A: Do you ever have just a really bad day? Like a day where there is a dark cloud over you? I had two months of that. Two days before recording I was really confused about what sort of recording we were doing and then I had a talk with the producer and we realised everything is cool. And then we worked through and recorded the whole thing. And right at the end ,the bass player, Colin, was having all of these problems with his hears and Dave, our drummer, decided he wanted to go back to school and did not want to play with us anymore. I was just about to record the vocals for the album during this time and I thought “My friends, with whom I played for so long, I’ll never be able to play with them again, what’s the point of releasing this thing?”. We all made this thing together so I needed to remember why I loved making music. It’s kind of cheesy. But I had this conversation with some of the people that helped me with the other album. And they said to me “You’ve done something that’s good. I wish we could make you believe it but only you will be able to believe that you made something that is worth releasing”. So I decided that because we put so much work into it, even though I had two friends who will sort of not going to be there for the release, that it was something really great. And I love this because I can sort of remember them with it. It’s like a picture that you can look back and even if, it’s kind of crazy, but if you have like a friend who has passed away you can remember this great moment that you had together. And I really hope that I will get the chance to play with Colin and Dave again. I think that I will, at some point.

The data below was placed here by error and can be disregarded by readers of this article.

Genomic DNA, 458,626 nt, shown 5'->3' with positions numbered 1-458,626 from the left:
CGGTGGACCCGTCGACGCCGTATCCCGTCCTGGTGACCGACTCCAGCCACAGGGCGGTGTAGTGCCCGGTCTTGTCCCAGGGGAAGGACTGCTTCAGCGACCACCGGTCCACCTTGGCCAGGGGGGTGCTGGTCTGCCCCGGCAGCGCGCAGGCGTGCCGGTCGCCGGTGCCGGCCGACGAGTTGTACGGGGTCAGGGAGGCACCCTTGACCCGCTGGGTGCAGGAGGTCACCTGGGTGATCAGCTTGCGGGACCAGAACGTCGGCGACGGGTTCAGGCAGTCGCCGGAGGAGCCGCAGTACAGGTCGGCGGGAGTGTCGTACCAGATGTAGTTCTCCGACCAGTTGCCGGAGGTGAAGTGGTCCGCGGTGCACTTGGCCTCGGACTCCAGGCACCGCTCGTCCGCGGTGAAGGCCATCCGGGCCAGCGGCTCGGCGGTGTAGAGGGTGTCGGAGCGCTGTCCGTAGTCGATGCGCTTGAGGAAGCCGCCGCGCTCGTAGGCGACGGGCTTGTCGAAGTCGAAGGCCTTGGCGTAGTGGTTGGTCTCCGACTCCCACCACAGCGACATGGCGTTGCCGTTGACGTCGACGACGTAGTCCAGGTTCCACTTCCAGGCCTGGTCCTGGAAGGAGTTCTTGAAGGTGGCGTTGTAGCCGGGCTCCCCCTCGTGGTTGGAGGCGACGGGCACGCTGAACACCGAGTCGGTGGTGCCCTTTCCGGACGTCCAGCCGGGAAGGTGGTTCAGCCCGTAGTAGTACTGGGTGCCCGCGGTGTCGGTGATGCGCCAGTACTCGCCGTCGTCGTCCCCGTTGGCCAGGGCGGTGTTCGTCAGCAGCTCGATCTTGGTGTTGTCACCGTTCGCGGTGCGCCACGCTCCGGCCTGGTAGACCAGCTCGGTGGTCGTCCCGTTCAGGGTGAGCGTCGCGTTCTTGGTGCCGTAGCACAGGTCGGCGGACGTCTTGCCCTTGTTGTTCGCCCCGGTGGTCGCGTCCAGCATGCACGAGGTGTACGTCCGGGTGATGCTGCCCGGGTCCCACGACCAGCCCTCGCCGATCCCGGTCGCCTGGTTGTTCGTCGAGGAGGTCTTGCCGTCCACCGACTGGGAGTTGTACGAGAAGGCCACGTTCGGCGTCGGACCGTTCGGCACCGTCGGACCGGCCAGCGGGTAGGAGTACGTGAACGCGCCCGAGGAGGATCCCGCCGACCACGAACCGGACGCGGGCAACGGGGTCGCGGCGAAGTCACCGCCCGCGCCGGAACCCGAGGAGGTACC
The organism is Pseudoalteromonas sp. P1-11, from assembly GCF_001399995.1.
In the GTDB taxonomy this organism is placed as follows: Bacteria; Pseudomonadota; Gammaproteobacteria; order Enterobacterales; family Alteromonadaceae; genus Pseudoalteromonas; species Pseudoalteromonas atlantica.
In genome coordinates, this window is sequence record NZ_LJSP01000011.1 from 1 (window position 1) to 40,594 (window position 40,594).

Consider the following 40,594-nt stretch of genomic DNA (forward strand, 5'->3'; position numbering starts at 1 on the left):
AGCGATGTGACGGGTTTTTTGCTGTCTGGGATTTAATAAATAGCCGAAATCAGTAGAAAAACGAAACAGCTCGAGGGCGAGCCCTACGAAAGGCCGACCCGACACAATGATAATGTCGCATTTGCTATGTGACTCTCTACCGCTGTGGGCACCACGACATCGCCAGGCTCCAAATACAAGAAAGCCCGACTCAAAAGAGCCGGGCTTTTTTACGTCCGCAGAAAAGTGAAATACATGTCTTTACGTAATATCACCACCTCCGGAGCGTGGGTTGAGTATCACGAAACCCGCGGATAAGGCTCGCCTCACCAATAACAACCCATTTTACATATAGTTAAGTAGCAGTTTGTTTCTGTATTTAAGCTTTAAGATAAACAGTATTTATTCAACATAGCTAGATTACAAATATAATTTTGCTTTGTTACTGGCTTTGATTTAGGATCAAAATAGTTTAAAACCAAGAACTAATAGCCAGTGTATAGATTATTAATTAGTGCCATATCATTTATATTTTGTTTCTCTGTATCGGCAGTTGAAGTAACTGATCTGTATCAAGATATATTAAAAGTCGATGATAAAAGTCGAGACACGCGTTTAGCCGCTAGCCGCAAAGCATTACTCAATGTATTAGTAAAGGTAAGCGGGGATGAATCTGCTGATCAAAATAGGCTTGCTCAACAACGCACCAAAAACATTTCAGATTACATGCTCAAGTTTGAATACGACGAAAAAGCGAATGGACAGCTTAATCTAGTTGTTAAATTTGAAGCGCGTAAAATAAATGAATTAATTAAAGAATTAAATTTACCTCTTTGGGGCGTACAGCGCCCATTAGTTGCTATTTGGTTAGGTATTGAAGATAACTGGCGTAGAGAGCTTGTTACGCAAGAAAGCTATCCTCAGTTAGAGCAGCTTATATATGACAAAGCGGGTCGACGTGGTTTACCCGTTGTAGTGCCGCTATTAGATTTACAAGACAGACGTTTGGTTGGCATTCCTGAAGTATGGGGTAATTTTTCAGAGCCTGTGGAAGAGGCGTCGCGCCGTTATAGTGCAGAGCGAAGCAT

Do you do all the writing by yourself or together?
A: Together. It’s a collaboration. I tried to do everything by myself on the last album. But these songs have been written by the five of us (ed. Olivier Clements, David Barry, Colin Nealis and Julia Knight).
This album seems to be like a diary, intimate, sincere and honest. Did you also write the lyrics together though?
A: The lyrics are totally mine. But I wrote the lyrics on top of the music. So, we came together and created all the music as a band.
And what were your influences and sources of inspiration for this new album?